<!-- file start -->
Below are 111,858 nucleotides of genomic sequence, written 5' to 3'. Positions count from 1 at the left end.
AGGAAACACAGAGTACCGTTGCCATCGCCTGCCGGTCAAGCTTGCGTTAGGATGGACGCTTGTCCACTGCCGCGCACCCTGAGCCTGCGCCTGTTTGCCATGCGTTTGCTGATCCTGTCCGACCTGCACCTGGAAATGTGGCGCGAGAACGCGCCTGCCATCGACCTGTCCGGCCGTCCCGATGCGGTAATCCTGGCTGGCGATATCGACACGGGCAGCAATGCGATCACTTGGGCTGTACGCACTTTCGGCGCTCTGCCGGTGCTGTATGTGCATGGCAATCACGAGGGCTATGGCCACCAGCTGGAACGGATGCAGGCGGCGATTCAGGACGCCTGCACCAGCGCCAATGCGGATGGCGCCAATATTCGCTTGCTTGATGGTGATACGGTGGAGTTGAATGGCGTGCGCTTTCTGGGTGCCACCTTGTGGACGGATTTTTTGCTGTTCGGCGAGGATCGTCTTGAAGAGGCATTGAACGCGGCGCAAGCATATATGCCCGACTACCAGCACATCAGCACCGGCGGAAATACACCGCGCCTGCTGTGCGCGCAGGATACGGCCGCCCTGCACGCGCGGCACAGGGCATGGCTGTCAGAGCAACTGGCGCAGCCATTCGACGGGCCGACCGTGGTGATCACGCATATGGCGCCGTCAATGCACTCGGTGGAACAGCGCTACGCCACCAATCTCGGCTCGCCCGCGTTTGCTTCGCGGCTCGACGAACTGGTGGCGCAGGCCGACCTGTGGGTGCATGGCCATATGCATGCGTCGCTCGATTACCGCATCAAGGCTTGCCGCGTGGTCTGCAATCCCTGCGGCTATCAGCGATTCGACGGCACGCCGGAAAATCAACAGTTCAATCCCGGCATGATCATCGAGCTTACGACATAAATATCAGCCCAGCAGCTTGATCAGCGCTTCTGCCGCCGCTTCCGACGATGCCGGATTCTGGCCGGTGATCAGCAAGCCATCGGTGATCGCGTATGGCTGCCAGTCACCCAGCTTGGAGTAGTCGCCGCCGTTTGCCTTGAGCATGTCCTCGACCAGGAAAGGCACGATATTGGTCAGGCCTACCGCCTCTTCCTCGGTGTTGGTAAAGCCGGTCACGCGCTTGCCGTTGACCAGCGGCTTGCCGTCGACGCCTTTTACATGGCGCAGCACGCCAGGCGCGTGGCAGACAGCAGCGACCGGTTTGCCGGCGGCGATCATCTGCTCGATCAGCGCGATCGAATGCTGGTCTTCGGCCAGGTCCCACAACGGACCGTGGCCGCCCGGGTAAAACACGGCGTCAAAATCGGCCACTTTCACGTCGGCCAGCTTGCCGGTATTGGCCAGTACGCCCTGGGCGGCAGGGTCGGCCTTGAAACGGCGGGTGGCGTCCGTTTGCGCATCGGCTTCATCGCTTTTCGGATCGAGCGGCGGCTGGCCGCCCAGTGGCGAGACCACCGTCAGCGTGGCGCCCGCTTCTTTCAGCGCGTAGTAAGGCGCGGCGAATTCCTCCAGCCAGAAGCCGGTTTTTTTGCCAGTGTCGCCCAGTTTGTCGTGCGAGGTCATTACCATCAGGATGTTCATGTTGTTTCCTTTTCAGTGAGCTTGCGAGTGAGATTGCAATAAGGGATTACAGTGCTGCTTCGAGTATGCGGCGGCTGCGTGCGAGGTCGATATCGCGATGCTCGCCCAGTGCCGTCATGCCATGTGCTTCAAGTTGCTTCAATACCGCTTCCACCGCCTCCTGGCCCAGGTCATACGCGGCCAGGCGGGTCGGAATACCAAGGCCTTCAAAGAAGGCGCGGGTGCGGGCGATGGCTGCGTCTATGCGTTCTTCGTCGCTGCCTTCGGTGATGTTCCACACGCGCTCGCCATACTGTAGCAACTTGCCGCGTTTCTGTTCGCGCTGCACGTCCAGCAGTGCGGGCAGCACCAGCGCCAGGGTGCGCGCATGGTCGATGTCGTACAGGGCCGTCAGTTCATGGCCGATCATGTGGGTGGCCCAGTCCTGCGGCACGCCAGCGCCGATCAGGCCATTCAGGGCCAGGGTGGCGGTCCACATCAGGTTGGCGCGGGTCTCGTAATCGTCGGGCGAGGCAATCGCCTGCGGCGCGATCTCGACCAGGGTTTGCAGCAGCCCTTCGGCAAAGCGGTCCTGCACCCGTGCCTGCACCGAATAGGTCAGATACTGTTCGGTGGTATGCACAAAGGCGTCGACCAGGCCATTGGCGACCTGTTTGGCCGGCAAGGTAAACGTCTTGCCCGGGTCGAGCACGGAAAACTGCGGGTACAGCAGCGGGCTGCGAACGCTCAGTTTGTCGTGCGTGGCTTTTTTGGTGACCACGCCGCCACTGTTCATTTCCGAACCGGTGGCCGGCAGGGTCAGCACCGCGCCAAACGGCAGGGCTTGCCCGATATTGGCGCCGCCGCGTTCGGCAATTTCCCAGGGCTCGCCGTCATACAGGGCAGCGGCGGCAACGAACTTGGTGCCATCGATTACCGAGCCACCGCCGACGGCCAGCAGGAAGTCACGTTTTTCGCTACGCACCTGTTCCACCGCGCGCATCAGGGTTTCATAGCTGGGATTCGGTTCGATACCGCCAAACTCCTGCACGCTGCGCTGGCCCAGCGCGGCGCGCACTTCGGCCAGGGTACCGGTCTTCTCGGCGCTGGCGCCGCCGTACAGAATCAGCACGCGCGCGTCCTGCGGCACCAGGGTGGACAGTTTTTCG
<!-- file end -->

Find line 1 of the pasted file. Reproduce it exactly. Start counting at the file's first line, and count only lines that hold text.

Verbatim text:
Below are 111,858 nucleotides of genomic sequence, written 5' to 3'. Positions count from 1 at the left end.